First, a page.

African American Settlers
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Where Did African Americans Live?

Broken Bow
Detail of Men in front of Kilpatrick Bros. Groceries & Railroad Supplies store, Broken Bow, Nebraska. 1886. Photo by Solomon Butcher.

In the first Nebraska territorial census of 1854, there were only four slaves listed. The first free African American settler arrived in Omaha in 1854. Her name was Sally Bayne. By the 1860 census, there were still fewer than 30 African American individuals in Nebraska. That was about to change.

A movement of African American settlers began moving into the plains states. They began in Kansas, and were known as the “Exodusters.” During the early summer of 1879, a small group of exodusters arrived in Lincoln. Others moved to Omaha and Nebraska City.

Black Cowboys
Detail from, Bunch of genuine old time cowboys and bronco busters at Denver, Colorado, 1905.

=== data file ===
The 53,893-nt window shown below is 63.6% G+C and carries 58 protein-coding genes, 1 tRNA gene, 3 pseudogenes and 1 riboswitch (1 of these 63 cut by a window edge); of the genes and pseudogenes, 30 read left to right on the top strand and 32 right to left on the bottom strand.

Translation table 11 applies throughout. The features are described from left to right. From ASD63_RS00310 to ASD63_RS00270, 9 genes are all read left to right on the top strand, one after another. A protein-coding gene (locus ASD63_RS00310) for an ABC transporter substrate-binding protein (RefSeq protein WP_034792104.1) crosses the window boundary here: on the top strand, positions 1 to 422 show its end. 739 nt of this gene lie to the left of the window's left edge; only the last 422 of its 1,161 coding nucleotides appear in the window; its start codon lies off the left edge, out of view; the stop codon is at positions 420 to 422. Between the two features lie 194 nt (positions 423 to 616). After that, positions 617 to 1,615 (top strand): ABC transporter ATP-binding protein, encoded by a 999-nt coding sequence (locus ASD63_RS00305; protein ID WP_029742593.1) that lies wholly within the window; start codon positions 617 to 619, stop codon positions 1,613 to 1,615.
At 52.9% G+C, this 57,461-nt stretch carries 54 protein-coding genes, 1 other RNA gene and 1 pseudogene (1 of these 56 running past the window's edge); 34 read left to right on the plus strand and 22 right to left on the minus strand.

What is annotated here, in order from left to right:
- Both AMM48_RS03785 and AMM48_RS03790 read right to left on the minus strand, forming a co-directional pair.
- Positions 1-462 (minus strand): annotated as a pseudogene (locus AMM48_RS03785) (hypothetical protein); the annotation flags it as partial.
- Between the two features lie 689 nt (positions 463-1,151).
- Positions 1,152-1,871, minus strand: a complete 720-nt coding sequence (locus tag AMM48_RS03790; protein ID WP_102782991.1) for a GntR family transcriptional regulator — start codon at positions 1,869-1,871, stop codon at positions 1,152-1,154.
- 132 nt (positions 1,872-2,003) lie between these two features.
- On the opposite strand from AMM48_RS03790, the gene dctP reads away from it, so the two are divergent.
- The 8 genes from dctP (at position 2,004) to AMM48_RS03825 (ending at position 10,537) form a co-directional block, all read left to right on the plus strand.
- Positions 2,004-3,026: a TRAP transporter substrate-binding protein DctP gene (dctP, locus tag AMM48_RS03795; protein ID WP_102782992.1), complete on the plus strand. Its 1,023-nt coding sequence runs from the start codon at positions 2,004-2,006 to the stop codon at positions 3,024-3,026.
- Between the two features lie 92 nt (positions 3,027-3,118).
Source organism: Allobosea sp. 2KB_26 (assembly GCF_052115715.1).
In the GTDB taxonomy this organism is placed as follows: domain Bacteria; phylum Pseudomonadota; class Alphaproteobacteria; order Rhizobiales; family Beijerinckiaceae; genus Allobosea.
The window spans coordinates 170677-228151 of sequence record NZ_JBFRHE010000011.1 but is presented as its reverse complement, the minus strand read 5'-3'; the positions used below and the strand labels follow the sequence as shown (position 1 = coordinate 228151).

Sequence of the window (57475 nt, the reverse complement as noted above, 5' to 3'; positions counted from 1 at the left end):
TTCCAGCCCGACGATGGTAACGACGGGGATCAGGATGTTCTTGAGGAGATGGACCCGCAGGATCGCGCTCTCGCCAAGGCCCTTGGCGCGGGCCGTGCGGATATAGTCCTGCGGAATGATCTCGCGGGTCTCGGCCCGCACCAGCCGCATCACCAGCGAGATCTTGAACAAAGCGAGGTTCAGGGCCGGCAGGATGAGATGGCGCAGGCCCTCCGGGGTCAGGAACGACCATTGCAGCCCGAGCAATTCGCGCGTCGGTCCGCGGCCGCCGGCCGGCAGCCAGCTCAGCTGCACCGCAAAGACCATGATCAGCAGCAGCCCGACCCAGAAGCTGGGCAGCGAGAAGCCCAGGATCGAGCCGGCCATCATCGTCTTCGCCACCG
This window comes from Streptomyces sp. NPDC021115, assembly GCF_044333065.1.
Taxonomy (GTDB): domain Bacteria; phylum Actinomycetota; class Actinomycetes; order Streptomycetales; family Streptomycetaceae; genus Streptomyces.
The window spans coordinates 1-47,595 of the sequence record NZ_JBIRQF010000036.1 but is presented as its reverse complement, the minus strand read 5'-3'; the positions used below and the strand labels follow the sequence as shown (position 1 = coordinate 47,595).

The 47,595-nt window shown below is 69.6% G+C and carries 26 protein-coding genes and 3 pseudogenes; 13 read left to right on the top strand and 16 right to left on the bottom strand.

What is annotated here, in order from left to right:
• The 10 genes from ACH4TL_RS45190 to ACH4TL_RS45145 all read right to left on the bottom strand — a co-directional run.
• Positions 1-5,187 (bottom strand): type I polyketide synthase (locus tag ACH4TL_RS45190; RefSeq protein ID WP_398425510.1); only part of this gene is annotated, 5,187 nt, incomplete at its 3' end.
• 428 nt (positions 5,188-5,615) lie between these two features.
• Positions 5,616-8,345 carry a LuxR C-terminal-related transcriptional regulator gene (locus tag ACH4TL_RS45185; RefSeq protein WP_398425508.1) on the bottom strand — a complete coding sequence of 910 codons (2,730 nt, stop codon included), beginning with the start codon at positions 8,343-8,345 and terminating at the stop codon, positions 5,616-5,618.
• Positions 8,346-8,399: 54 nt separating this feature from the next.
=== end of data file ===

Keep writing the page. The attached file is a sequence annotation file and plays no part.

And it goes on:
Photo by Solomon Butcher.
While many former slaves settled in Omaha and the railroad towns where jobs were available, many also settled in other parts of Nebraska. In 1870, Robert Anderson, a former slave, became the first black to homestead in Nebraska. For some of Anderson’s experiences, click here. Interestingly, in another part of the state, it was a white family, the Benton Aldrich family, who encouraged former slave families to relocate to Nemaha County in southeast Nebraska. Several black families settled near the Aldrich place in the 1870s and 1880s.

African Americans settled mainly in Custer, Dawson, and Harlan counties. Charles Meehan formed a black colony at Overton in Dawson County in 1885, which was followed by the creation of other black communities in Cherry County — Brownlee in 1905 and DeWitty in 1907. African Americans were more inclined to settle in western Nebraska, as there was more land available for them to acquire under the Homestead Act.

In 1870, there were 789 African Americans living in Nebraska. That number exploded to 8,900 by 1890.